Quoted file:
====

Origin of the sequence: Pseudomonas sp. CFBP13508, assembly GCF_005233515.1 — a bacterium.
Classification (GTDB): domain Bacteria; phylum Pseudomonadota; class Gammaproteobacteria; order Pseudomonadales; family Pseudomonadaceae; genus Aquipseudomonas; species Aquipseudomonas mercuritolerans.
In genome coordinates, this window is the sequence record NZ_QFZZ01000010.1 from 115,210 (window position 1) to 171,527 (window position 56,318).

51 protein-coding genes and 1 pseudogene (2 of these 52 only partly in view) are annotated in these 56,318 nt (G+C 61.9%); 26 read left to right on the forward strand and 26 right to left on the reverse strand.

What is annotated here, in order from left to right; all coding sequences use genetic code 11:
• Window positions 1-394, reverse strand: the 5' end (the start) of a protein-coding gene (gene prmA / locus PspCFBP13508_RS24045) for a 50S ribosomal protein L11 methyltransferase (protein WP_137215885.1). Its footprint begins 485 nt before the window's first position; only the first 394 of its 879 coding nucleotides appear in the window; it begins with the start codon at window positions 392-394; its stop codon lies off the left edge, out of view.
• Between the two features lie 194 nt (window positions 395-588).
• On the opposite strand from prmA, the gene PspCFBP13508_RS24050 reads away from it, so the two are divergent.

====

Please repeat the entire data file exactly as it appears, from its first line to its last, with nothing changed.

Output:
Origin of the sequence: Pseudomonas sp. CFBP13508, assembly GCF_005233515.1 — a bacterium.
Classification (GTDB): domain Bacteria; phylum Pseudomonadota; class Gammaproteobacteria; order Pseudomonadales; family Pseudomonadaceae; genus Aquipseudomonas; species Aquipseudomonas mercuritolerans.
In genome coordinates, this window is the sequence record NZ_QFZZ01000010.1 from 115,210 (window position 1) to 171,527 (window position 56,318).

51 protein-coding genes and 1 pseudogene (2 of these 52 only partly in view) are annotated in these 56,318 nt (G+C 61.9%); 26 read left to right on the forward strand and 26 right to left on the reverse strand.

What is annotated here, in order from left to right; all coding sequences use genetic code 11:
• Window positions 1-394, reverse strand: the 5' end (the start) of a protein-coding gene (gene prmA / locus PspCFBP13508_RS24045) for a 50S ribosomal protein L11 methyltransferase (protein WP_137215885.1). Its footprint begins 485 nt before the window's first position; only the first 394 of its 879 coding nucleotides appear in the window; it begins with the start codon at window positions 392-394; its stop codon lies off the left edge, out of view.
• Between the two features lie 194 nt (window positions 395-588).
• On the opposite strand from prmA, the gene PspCFBP13508_RS24050 reads away from it, so the two are divergent.